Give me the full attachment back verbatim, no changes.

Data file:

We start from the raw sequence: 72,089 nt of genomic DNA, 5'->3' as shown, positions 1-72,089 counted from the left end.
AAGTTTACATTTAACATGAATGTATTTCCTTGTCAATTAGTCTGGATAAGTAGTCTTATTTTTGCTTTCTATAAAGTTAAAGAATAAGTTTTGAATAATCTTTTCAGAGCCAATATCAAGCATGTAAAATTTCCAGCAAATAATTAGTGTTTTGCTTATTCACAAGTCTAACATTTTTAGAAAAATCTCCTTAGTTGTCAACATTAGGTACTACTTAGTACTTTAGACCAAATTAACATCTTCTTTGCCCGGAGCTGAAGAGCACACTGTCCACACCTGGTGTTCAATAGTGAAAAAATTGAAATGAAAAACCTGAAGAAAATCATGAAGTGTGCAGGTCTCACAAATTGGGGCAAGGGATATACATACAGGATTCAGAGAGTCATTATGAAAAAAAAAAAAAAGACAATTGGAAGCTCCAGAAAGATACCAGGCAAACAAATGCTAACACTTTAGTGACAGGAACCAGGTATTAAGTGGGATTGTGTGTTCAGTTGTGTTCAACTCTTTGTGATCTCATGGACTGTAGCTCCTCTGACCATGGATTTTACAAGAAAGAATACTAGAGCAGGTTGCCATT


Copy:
We start from the raw sequence: 72,089 nt of genomic DNA, 5'->3' as shown, positions 1-72,089 counted from the left end.
AAGTTTACATTTAACATGAATGTATTTCCTTGTCAATTAGTCTGGATAAGTAGTCTTATTTTTGCTTTCTATAAAGTTAAAGAATAAGTTTTGAATAATCTTTTCAGAGCCAATATCAAGCATGTAAAATTTCCAGCAAATAATTAGTGTTTTGCTTATTCACAAGTCTAACATTTTTAGAAAAATCTCCTTAGTTGTCAACATTAGGTACTACTTAGTACTTTAGACCAAATTAACATCTTCTTTGCCCGGAGCTGAAGAGCACACTGTCCACACCTGGTGTTCAATAGTGAAAAAATTGAAATGAAAAACCTGAAGAAAATCATGAAGTGTGCAGGTCTCACAAATTGGGGCAAGGGATATACATACAGGATTCAGAGAGTCATTATGAAAAAAAAAAAAAAGACAATTGGAAGCTCCAGAAAGATACCAGGCAAACAAATGCTAACACTTTAGTGACAGGAACCAGGTATTAAGTGGGATTGTGTGTTCAGTTGTGTTCAACTCTTTGTGATCTCATGGACTGTAGCTCCTCTGACCATGGATTTTACAAGAAAGAATACTAGAGCAGGTTGCCATT